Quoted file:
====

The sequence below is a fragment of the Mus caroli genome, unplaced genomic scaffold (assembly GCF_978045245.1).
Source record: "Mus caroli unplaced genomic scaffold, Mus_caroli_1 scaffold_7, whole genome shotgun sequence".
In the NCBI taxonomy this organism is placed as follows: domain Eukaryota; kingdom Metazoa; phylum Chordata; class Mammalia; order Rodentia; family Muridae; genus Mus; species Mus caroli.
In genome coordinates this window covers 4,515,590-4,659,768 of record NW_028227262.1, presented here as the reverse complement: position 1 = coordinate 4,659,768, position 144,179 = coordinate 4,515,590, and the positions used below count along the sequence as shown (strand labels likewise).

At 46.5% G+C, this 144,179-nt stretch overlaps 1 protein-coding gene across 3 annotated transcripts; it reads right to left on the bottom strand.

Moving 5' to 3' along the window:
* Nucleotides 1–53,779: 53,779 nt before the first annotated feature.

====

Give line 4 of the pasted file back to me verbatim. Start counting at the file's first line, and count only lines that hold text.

In genome coordinates this window covers 4,515,590-4,659,768 of record NW_028227262.1, presented here as the reverse complement: position 1 = coordinate 4,659,768, position 144,179 = coordinate 4,515,590, and the positions used below count along the sequence as shown (strand labels likewise).